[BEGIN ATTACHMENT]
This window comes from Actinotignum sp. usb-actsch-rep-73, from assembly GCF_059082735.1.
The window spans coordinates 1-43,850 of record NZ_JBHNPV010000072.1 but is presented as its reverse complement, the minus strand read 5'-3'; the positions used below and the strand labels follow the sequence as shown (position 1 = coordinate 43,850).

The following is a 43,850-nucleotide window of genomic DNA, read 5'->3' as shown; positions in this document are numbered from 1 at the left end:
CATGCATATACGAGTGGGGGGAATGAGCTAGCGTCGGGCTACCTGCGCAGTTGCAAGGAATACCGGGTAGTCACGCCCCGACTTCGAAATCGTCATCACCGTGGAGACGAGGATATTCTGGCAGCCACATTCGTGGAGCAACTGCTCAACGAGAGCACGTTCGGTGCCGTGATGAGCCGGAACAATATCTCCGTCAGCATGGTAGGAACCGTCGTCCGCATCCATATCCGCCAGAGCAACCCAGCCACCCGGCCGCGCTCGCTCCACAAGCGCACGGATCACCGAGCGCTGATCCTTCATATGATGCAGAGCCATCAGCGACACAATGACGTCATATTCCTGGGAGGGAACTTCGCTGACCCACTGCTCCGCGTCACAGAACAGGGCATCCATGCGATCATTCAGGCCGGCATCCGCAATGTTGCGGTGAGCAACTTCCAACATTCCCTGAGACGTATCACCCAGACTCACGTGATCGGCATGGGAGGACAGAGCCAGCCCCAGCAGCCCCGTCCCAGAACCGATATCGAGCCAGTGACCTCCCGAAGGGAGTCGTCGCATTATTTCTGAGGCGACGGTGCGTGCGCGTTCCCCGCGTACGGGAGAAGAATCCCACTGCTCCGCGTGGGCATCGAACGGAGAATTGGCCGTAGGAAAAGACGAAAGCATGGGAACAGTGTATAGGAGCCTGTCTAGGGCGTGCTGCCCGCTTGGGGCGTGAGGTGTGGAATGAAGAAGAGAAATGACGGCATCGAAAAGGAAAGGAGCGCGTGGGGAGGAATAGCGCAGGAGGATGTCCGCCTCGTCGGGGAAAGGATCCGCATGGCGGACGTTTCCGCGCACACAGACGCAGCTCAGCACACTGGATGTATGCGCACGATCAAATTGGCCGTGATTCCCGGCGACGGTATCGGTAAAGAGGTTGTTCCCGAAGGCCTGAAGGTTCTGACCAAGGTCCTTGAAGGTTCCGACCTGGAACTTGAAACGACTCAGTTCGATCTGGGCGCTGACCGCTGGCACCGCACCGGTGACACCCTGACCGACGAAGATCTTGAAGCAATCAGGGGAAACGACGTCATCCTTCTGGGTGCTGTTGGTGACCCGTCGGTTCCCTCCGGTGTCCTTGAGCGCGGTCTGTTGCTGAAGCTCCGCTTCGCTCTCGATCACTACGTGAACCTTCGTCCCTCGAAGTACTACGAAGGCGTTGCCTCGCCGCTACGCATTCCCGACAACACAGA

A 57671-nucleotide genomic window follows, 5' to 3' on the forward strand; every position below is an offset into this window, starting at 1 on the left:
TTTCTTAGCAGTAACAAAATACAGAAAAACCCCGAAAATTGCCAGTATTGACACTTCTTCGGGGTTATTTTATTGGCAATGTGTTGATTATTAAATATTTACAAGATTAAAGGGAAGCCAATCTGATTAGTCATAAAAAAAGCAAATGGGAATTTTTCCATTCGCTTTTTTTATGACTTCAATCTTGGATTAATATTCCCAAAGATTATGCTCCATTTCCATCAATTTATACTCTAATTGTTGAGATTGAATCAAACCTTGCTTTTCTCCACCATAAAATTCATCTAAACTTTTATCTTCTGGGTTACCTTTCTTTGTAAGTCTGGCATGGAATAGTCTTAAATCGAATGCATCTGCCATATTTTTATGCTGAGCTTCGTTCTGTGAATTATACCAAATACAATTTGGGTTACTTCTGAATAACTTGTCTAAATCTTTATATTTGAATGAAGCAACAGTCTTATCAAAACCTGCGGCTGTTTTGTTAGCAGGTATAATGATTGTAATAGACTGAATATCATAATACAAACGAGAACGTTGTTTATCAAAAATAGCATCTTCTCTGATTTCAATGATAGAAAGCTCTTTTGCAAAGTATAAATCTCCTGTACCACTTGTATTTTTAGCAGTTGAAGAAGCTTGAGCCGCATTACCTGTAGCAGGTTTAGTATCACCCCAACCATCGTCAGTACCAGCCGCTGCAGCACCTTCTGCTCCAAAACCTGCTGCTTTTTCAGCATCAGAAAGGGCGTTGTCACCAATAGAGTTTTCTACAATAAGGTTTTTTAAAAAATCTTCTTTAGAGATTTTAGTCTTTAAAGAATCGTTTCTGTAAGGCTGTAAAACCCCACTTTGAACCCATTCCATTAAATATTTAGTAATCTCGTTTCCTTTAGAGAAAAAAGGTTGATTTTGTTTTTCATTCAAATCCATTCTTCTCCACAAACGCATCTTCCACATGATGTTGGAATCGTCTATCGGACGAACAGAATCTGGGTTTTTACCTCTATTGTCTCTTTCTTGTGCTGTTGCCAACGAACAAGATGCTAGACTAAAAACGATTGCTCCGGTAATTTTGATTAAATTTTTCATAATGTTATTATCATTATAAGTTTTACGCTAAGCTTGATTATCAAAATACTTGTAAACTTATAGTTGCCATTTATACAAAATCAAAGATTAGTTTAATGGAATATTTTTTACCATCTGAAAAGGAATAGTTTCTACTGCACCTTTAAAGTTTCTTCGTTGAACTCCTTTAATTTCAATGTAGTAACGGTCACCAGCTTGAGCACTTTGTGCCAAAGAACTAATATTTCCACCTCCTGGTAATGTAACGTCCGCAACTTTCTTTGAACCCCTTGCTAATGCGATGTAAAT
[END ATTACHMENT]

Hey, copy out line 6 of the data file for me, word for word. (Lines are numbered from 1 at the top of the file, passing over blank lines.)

TTTCTTAGCAGTAACAAAATACAGAAAAACCCCGAAAATTGCCAGTATTGACACTTCTTCGGGGTTATTTTATTGGCAATGTGTTGATTATTAAATATTTACAAGATTAAAGGGAAGCCAATCTGATTAGTCATAAAAAAAGCAAATGGGAATTTTTCCATTCGCTTTTTTTATGACTTCAATCTTGGATTAATATTCCCAAAGATTATGCTCCATTTCCATCAATTTATACTCTAATTGTTGAGATTGAATCAAACCTTGCTTTTCTCCACCATAAAATTCATCTAAACTTTTATCTTCTGGGTTACCTTTCTTTGTAAGTCTGGCATGGAATAGTCTTAAATCGAATGCATCTGCCATATTTTTATGCTGAGCTTCGTTCTGTGAATTATACCAAATACAATTTGGGTTACTTCTGAATAACTTGTCTAAATCTTTATATTTGAATGAAGCAACAGTCTTATCAAAACCTGCGGCTGTTTTGTTAGCAGGTATAATGATTGTAATAGACTGAATATCATAATACAAACGAGAACGTTGTTTATCAAAAATAGCATCTTCTCTGATTTCAATGATAGAAAGCTCTTTTGCAAAGTATAAATCTCCTGTACCACTTGTATTTTTAGCAGTTGAAGAAGCTTGAGCCGCATTACCTGTAGCAGGTTTAGTATCACCCCAACCATCGTCAGTACCAGCCGCTGCAGCACCTTCTGCTCCAAAACCTGCTGCTTTTTCAGCATCAGAAAGGGCGTTGTCACCAATAGAGTTTTCTACAATAAGGTTTTTTAAAAAATCTTCTTTAGAGATTTTAGTCTTTAAAGAATCGTTTCTGTAAGGCTGTAAAACCCCACTTTGAACCCATTCCATTAAATATTTAGTAATCTCGTTTCCTTTAGAGAAAAAAGGTTGATTTTGTTTTTCATTCAAATCCATTCTTCTCCACAAACGCATCTTCCACATGATGTTGGAATCGTCTATCGGACGAACAGAATCTGGGTTTTTACCTCTATTGTCTCTTTCTTGTGCTGTTGCCAACGAACAAGATGCTAGACTAAAAACGATTGCTCCGGTAATTTTGATTAAATTTTTCATAATGTTATTATCATTATAAGTTTTACGCTAAGCTTGATTATCAAAATACTTGTAAACTTATAGTTGCCATTTATACAAAATCAAAGATTAGTTTAATGGAATATTTTTTACCATCTGAAAAGGAATAGTTTCTACTGCACCTTTAAAGTTTCTTCGTTGAACTCCTTTAATTTCAATGTAGTAACGGTCACCAGCTTGAGCACTTTGTGCCAAAGAACTAATATTTCCACCTCCTGGTAATGTAACGTCCGCAACTTTCTTTGAACCCCTTGCTAATGCGATGTAAAT